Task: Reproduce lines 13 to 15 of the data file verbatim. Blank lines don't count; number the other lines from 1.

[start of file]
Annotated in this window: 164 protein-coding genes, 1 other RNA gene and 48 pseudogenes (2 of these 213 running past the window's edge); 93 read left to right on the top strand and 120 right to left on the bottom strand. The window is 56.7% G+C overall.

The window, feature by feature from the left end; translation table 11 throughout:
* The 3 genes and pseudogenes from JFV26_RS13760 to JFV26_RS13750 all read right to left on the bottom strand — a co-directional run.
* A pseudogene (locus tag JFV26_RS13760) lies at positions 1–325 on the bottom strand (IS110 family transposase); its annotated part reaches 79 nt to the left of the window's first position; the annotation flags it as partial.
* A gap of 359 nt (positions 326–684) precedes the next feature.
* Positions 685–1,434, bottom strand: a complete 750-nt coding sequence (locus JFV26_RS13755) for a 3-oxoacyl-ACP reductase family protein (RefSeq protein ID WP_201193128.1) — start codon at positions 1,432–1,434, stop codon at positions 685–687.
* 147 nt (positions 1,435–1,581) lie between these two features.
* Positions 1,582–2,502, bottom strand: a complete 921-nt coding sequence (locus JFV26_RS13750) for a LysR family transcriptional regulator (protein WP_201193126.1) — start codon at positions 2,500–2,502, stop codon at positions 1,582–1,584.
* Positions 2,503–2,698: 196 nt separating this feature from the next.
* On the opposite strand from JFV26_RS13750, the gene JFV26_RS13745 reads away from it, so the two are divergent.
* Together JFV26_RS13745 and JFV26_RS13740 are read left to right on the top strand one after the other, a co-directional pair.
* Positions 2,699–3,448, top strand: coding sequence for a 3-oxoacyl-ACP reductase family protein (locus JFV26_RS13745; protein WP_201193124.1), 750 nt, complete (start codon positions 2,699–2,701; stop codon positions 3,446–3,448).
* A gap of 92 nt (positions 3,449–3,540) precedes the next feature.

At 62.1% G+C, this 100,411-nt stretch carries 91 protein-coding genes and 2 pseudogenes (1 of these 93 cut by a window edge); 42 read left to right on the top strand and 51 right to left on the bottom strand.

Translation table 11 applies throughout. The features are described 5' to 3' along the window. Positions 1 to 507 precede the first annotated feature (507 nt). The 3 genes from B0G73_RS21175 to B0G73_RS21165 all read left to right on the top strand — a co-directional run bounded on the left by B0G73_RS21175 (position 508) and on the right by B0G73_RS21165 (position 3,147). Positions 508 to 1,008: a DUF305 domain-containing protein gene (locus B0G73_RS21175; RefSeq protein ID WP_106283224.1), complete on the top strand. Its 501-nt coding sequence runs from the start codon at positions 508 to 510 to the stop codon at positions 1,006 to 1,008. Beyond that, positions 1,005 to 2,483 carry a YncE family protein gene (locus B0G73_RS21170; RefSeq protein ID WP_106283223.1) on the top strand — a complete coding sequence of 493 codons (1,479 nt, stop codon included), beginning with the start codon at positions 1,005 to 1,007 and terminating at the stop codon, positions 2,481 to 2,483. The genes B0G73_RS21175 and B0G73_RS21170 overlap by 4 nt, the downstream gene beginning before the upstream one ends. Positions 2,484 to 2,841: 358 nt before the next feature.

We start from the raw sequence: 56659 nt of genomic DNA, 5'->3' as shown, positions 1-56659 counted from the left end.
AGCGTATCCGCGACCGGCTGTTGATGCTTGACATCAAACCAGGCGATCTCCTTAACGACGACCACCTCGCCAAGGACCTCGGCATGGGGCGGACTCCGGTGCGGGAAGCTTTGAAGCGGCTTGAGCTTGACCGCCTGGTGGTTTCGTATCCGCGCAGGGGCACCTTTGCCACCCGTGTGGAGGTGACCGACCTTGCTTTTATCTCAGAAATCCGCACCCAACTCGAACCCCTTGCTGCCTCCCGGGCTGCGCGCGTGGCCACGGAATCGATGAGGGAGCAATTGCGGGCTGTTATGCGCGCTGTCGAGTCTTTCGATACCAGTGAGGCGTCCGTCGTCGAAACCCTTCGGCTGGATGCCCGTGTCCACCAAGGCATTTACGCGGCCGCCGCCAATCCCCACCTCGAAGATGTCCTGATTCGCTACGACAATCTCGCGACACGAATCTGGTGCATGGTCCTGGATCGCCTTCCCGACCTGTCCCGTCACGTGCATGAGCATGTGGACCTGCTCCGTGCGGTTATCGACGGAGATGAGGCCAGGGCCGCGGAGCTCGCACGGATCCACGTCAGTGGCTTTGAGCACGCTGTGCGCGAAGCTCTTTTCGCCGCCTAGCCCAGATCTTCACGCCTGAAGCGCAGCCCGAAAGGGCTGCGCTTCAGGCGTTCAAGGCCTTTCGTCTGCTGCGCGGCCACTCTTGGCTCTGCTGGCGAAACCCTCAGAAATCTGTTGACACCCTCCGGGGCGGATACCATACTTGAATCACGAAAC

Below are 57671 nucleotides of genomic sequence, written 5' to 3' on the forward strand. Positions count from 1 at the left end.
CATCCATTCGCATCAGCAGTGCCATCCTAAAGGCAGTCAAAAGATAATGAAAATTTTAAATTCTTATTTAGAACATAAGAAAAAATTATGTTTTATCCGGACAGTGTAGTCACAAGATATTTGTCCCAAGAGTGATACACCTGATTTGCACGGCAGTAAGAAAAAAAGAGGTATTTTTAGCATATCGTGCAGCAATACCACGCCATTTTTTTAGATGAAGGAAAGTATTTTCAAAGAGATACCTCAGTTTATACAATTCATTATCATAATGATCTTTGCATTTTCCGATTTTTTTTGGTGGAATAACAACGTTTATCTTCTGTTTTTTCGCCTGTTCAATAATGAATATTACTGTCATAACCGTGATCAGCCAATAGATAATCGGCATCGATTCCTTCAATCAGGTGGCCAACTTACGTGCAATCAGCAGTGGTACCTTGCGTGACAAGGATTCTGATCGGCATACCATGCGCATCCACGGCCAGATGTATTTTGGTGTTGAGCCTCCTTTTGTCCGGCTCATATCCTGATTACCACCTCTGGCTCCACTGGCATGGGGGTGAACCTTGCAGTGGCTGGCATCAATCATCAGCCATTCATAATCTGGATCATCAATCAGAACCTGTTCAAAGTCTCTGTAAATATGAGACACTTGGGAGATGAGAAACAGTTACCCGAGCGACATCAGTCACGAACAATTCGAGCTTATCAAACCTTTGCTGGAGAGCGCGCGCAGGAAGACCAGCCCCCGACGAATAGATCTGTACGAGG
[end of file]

* A gap of 92 nt (positions 3,449–3,540) precedes the next feature.

At 62.1% G+C, this 100,411-nt stretch carries 91 protein-coding genes and 2 pseudogenes (1 of these 93 cut by a window edge); 42 read left to right on the top strand and 51 right to left on the bottom strand.

Translation table 11 applies throughout. The features are described 5' to 3' along the window. Positions 1 to 507 precede the first annotated feature (507 nt). The 3 genes from B0G73_RS21175 to B0G73_RS21165 all read left to right on the top strand — a co-directional run bounded on the left by B0G73_RS21175 (position 508) and on the right by B0G73_RS21165 (position 3,147). Positions 508 to 1,008: a DUF305 domain-containing protein gene (locus B0G73_RS21175; RefSeq protein ID WP_106283224.1), complete on the top strand. Its 501-nt coding sequence runs from the start codon at positions 508 to 510 to the stop codon at positions 1,006 to 1,008. Beyond that, positions 1,005 to 2,483 carry a YncE family protein gene (locus B0G73_RS21170; RefSeq protein ID WP_106283223.1) on the top strand — a complete coding sequence of 493 codons (1,479 nt, stop codon included), beginning with the start codon at positions 1,005 to 1,007 and terminating at the stop codon, positions 2,481 to 2,483. The genes B0G73_RS21175 and B0G73_RS21170 overlap by 4 nt, the downstream gene beginning before the upstream one ends. Positions 2,484 to 2,841: 358 nt before the next feature.